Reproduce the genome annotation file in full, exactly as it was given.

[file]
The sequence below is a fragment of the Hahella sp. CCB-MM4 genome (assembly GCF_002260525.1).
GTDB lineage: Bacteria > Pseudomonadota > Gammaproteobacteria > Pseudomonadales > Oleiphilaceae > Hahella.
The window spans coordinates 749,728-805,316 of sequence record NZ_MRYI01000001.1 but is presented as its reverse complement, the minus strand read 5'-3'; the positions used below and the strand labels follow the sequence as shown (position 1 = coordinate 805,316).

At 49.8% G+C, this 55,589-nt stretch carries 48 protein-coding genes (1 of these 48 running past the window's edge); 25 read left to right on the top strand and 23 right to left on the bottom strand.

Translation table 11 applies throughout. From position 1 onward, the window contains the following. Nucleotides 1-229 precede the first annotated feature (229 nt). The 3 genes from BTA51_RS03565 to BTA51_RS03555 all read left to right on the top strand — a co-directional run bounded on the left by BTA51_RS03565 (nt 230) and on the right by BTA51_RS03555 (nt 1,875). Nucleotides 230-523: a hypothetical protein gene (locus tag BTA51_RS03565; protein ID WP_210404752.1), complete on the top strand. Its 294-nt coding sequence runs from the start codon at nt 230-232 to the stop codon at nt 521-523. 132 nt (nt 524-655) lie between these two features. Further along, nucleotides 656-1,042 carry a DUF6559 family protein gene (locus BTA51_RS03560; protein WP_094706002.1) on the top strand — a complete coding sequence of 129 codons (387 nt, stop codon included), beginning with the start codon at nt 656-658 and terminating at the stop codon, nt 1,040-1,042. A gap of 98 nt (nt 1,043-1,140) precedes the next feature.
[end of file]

The sequence below is a fragment of the Hahella sp. CCB-MM4 genome (assembly GCF_002260525.1).
GTDB lineage: Bacteria > Pseudomonadota > Gammaproteobacteria > Pseudomonadales > Oleiphilaceae > Hahella.
The window spans coordinates 749,728-805,316 of sequence record NZ_MRYI01000001.1 but is presented as its reverse complement, the minus strand read 5'-3'; the positions used below and the strand labels follow the sequence as shown (position 1 = coordinate 805,316).

At 49.8% G+C, this 55,589-nt stretch carries 48 protein-coding genes (1 of these 48 running past the window's edge); 25 read left to right on the top strand and 23 right to left on the bottom strand.

Translation table 11 applies throughout. From position 1 onward, the window contains the following. Nucleotides 1-229 precede the first annotated feature (229 nt). The 3 genes from BTA51_RS03565 to BTA51_RS03555 all read left to right on the top strand — a co-directional run bounded on the left by BTA51_RS03565 (nt 230) and on the right by BTA51_RS03555 (nt 1,875). Nucleotides 230-523: a hypothetical protein gene (locus tag BTA51_RS03565; protein ID WP_210404752.1), complete on the top strand. Its 294-nt coding sequence runs from the start codon at nt 230-232 to the stop codon at nt 521-523. 132 nt (nt 524-655) lie between these two features. Further along, nucleotides 656-1,042 carry a DUF6559 family protein gene (locus BTA51_RS03560; protein WP_094706002.1) on the top strand — a complete coding sequence of 129 codons (387 nt, stop codon included), beginning with the start codon at nt 656-658 and terminating at the stop codon, nt 1,040-1,042. A gap of 98 nt (nt 1,043-1,140) precedes the next feature.